[Coral-List] Society for Conservation Biology Coral Reefs Working Group

Fraser J-H f.a.hartley at gmail.com
Thu Sep 22 09:03:29 EDT 2016

Dear Coral List,

We would like to introduce the Coral Reefs Working Group at the Society for
Conservation Biology. As you all know, Coral Reefs are a global ecosystem
present on all continents except Europe and Antarctica. You can read our
short rationale, statement of intent and activities for the working group
so that everyone can know what we wish to achieve here (
https://conbio.org/groups/working-groups/coral-reef-working-group/). We
have also attached a list of our near-term objectives, as well as a couple
of projects that we aim to start soon.

Because coral reef science and conservation is global, one of the main
objectives of the CRWG is to represent the diversity of practitioners. We
aspire to communicate the goals of the CRWG, the policy statements and the
outreach in ways and languages that represent this diversity. Currently
both the rationale and the list of objectives are in English and will soon
be translated to French, because those are the languages that we (Fraser &
Dominique) are fluent in. Therefore, we are asking that any of you who
would be interested in joining the working group if and in writing or
translating statements into other languages please email either us with
your name and the languages you would be willing to translate to. In the
future, when we become an official working group, we will be holding
elections for board members, and we particularly want to encourage members
who are not European, North American or Australian to put themselves
forward for roles on the board. The majority of coral reefs are in
countries outside these regions, and we believe it essential for the
long-term health of the working group and reef conservation in general that
these countries are adequately represented and championed.

We are currently a provisional working group, and will be pushing for full
status later this year. To achieve full status, we need 100 signed-up
members but the more the merrier so please join us. To participate in the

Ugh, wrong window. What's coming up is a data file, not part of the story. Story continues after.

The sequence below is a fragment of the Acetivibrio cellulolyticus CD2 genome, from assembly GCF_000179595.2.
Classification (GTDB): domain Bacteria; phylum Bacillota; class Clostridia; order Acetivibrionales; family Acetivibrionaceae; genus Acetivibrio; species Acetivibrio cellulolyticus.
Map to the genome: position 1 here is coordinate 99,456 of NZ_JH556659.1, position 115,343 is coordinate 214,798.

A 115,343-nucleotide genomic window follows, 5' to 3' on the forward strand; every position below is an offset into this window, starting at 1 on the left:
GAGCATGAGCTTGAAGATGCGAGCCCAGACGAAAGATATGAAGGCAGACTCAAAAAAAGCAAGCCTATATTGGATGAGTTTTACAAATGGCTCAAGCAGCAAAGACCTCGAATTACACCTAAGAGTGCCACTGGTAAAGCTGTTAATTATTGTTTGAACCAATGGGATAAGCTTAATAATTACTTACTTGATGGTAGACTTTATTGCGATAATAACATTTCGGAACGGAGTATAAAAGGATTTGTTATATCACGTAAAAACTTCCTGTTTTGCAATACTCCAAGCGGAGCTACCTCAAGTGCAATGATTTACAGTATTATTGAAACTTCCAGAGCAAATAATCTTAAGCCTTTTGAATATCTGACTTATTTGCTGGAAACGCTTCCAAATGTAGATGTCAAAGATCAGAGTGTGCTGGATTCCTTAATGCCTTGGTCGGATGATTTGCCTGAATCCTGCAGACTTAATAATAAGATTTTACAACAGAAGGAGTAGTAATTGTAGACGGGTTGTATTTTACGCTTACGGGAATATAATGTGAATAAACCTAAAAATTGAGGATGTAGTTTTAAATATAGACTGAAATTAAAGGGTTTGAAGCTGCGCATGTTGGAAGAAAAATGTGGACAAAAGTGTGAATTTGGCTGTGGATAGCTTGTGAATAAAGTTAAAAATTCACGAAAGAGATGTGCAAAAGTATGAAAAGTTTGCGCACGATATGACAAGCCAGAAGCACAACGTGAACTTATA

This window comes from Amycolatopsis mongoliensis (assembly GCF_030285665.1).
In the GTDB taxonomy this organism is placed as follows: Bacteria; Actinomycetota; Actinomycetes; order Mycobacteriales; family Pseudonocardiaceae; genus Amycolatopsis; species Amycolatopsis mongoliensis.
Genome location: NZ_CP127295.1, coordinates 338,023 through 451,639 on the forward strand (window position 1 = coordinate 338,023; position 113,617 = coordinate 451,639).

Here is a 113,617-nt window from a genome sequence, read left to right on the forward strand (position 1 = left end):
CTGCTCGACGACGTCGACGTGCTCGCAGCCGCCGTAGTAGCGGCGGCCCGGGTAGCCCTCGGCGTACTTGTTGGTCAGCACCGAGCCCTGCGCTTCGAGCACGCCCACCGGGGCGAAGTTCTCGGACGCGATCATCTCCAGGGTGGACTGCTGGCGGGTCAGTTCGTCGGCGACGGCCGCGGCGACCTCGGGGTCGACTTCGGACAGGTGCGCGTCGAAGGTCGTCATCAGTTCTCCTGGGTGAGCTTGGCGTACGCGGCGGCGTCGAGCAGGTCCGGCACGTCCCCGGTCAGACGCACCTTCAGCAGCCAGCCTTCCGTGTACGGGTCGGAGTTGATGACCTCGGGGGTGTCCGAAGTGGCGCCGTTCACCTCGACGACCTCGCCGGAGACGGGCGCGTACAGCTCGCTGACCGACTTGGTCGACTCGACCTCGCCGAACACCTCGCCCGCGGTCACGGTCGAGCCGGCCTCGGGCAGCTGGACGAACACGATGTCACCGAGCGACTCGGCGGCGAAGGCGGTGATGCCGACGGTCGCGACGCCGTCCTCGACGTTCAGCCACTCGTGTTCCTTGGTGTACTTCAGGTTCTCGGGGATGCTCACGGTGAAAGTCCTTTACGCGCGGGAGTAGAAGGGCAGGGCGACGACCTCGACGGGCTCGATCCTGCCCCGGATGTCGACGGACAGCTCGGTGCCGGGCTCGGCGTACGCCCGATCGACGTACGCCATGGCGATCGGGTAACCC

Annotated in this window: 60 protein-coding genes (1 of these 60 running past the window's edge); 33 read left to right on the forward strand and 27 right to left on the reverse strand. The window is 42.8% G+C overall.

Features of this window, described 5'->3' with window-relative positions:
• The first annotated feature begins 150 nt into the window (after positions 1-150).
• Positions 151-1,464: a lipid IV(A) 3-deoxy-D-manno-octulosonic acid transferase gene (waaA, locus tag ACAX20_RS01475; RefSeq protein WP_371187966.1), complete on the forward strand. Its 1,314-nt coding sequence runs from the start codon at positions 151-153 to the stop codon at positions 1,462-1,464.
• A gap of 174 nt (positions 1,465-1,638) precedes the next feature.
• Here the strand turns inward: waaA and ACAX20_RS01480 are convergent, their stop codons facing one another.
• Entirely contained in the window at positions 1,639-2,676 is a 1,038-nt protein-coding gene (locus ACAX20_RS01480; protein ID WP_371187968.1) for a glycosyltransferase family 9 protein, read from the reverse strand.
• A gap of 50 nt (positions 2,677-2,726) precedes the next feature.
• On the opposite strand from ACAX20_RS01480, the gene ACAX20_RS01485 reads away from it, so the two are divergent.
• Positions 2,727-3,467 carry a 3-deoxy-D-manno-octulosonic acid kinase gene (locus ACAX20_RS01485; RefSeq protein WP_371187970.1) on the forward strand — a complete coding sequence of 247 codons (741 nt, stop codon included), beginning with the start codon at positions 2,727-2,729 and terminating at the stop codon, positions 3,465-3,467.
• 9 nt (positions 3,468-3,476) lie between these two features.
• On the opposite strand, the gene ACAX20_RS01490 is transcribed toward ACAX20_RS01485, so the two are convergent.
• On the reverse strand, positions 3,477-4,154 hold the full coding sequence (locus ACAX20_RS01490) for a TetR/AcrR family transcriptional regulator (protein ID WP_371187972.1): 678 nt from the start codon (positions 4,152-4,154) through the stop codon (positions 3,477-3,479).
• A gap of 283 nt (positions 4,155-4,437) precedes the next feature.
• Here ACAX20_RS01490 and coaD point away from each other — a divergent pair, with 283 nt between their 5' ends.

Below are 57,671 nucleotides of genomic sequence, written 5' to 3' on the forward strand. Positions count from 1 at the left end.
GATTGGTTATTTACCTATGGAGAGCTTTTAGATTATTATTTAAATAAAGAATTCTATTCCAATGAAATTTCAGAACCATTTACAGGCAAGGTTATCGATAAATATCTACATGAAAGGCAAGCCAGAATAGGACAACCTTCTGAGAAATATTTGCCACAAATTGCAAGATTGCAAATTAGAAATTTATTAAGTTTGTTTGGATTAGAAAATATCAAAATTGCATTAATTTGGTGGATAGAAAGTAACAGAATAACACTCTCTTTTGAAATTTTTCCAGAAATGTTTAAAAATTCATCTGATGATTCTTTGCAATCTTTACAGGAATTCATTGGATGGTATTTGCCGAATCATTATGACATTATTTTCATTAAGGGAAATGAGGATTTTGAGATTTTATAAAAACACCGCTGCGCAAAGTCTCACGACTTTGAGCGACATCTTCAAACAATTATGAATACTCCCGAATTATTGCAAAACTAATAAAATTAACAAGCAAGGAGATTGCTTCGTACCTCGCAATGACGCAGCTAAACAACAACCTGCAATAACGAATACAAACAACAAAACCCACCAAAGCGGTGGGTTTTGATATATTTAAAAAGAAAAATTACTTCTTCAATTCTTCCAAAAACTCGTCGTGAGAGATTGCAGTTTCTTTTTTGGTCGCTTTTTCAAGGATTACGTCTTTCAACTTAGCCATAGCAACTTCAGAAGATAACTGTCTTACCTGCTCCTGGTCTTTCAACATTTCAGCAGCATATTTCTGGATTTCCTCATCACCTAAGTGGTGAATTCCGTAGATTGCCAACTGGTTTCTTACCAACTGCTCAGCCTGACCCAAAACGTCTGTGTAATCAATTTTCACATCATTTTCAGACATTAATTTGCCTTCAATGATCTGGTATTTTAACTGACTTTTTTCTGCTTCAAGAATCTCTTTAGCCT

CRWG you need to be a member of the Society for Conservation Biology. If
you have registered for or been to an SCB conference in the last 12 months
(e.g. IMMC, Oceania, Africa) you will likely have become a member of SCB
then. If not, the membership rates and benefits are on the SCB website here
(https://conbio.org/membership/become-a-member), and there are reduced
rates for students and members from developing countries. Currently the
CRWG only has provisional status, so once you join SCB (or if you are
already a member) you will have to send your SCB ID number to either Fraser
(f.a.hartley at gmail.com) or Dominique (dominique.pelletier at ifremer.fr ) for
them to add you to the membership list. If you are interested in joining,
we would like to know a little more about you:

- do you think of yourself as a practitioner, a scientist, a policy maker,
something else or a combination?

- are you a student?

- where do you work ?

- can we make this information available to the group?

We would also welcome suggestions for other activities the working group
could undertake, and let us know if you would be interested in helping with
any of these. Further, we will need to elect a governing board for the
working group, and if you wish to be involved please note your interest. We
will be holding elections later this year.

Many thanks for your time reading this long email,

Dominique Pelletier and Fraser Januchowski-Hartley

Dominique is a senior scientist at the French Institute for the
Exploitation of the Sea, currently based in Nouméa, New Caledonia. She was
trained as a modeler and biostatistician in the field of marine ecology.
She has been working on Marine Protected Areas for more than 15 years. She
has led a number of modeling projects and multidisciplinary projects to
address the issue of MPA management effectiveness. Her present project is
funded by managers of MPA and World Heritage sites in New Caledonia, and is
based on underwater video, and collection of data on lagoon uses and
pressures for assessment.

Fraser is currently a post-doctoral researcher at the Institut de Recherche
pour le Développement based at the University of Montpellier. His
background is in coral reef fish ecology, and is currently working on coral
reefs as a socio-ecological system, with his main goals being to identify
both how human use impacts reef health, and within this context how
provision of ecosystem services can be maintained to both benefit humans
and ensure the long-term future of coral reefs.

Fraser Januchowski-Hartley, PhD
UMR 248 MARBEC | Université de Montpellier 2 | 34095 Montpellier Cedex
| France
UMR 250 ENTROPIE | Centre IRD de Noumea, BP A5 | 98848 Noumea cedex | New
Email: f.a.hartley at gmail.com <f.hartley at exeter.ac.uk>
Skype: fraser.hartley
Phone: +33 (0)

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